Christianity differs from meditation in one important way: prayer is communication with God, and meditation is self-focus. Prayer also helps me know myself, but through the lens of Jesus Christ. Meditation may include focus on God, but oftentimes does not. Many today, my friend included, are drawn to Buddhism and Hinduism that use yoga to express the relationship between the body and spirit. Soothing the five senses through stretching, incense, calming music, and comforting words is good. Prayer also affects the body, and the Church appeals to the senses. In a group on Facebook called “The Healing Project”, a friend shared an article on the healing properties of frankincense and myrrh. Many in the group, myself included, found this information new. While some had not experienced the aroma of these fine spices, I thought of how the Church has always used them as incense, and how beautifully and perfectly healing Liturgy is. It is said that incense is a strong urging for prayer, and that incense is a holy mystery. My priest said that heaven will be Liturgy. In this life and the next, one has the opportunity to draw unto the merciful Lord as He has always intended, as sung in the Cherubic Hymn: “Let us, who mystically represent the cherubim and sing the thrice-holy hymn to the life-giving Trinity, lay aside all worldly cares, that we may receive the King of all, invisibly escorted by the angelic hosts. Alleluia, alleluia, alleluia.”
While there are secular and religious spiritual exercises that help heal the body and spirit, only prayer, as synergy with Christ, is uniquely saving and eternal. Archimandrite Sophrony explains the important difference between true prayer and other meditative endeavors:
It is imperative to draw a very definite line between the Jesus Prayer and every other ascetic theory. He is deluded who endeavors to divest himself mentally of all that is transitory and relative in order to cross some invisible threshold, to realize his eternal origin, his identity with the Source of all that exists; in order to return and merge with Him, the Nameless transpersonal Absolute. Such exercises have enabled many to rise to supra-rational contemplation of being; to experience a certain mystical trepidation; to know the state of silence of the mind, when mind goes beyond the boundaries of time and space. In such-like states, man may feel the peacefulness of being withdrawn from the continually changing phenomena of the visible world; may even have a certain experience of eternity. But the God of Truth, the Living God, is not in all this. It is man’s own beauty, created in the image of God, that is contemplated and seen as Divinity, whereas he himself still continues within the confines of his creatureliness.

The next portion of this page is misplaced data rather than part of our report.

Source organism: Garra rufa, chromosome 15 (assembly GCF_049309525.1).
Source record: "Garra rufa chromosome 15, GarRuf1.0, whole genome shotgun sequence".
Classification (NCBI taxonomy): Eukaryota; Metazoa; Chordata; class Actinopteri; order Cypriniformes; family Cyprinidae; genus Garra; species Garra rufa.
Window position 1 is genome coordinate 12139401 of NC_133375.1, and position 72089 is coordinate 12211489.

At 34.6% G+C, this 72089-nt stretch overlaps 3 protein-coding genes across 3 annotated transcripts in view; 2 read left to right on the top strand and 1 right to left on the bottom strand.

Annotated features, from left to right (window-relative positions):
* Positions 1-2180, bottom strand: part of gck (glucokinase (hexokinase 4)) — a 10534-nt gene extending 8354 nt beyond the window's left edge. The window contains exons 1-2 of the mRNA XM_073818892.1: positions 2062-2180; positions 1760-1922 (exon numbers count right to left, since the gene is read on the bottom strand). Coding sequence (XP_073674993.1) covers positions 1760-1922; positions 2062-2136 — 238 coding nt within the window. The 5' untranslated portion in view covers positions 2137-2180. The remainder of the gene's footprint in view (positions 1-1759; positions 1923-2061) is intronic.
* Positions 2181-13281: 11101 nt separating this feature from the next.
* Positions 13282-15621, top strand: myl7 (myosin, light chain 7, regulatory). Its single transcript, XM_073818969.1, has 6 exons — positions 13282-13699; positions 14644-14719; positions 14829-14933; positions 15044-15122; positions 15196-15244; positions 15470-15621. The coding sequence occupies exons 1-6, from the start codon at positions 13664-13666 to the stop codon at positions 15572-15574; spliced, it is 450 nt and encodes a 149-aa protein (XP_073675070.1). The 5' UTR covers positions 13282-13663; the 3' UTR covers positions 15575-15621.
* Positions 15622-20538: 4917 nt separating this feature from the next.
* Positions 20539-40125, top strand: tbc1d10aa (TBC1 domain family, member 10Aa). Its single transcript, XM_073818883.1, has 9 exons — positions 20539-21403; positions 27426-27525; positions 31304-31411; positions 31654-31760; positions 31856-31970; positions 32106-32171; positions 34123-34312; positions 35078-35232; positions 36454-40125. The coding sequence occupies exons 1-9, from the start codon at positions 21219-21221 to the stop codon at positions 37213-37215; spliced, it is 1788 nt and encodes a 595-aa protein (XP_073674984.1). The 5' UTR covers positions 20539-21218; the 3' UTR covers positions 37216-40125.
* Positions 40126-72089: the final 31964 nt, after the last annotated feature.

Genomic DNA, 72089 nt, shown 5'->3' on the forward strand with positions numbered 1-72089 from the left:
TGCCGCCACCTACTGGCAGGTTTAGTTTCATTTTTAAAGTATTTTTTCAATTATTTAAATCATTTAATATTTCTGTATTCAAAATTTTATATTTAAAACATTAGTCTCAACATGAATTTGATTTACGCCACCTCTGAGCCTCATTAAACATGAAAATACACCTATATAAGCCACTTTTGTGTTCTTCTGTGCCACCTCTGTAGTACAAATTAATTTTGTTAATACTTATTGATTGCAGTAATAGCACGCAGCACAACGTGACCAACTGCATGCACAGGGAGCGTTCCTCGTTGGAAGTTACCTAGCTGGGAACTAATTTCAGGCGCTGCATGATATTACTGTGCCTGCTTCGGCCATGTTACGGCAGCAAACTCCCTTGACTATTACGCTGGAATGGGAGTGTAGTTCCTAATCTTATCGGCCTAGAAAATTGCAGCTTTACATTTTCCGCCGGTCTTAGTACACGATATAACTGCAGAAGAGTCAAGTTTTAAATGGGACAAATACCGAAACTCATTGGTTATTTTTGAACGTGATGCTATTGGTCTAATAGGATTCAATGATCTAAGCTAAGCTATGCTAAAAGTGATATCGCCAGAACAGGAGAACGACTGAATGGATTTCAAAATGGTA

Yoga is said to offer a host of benefits, including increased strength, agility, and flexibility; improved memory and cognition; weight management; pain reduction; efficient respiratory system; normalized blood pressure; mental health (lessening of anxiety, a sense of well- being and self-actualization, as well as motivation); prevention of degenerative diseases; strengthening of parasympathetic nervous system; and yoga is convenient and can be done anywhere. To be sure, there are many benefits to yoga. This article asserts such bodily benefit that it can seem yoga is a sort of elixir against death. However, unlike prayer that unites one with Christ eternally, yoga is merely a bodily exercise. The meditative state, stretching, and muscle building is good for the body, but against death is helpless. Prayer unites one to the Savior of all.
In Orthodoxy, the body and spirit pray, but the Jesus Prayer is not a Christian yoga. Archimandrite Sophrony discusses how “Lord Jesus Christ, Son of God, have mercy on me a sinner” differs from transcendental meditation. He claims that every culture (not only religious cultures) is concerned with ascetic exercises. Prayer is about freeing one’s self “by the power of God from the domination of passions” because Jesus is the only Savior, and His Name evokes actual prayer.
To read “Ancient Christian Prayer, Beyond ‘Christian Yoga’: Part 2”, click here.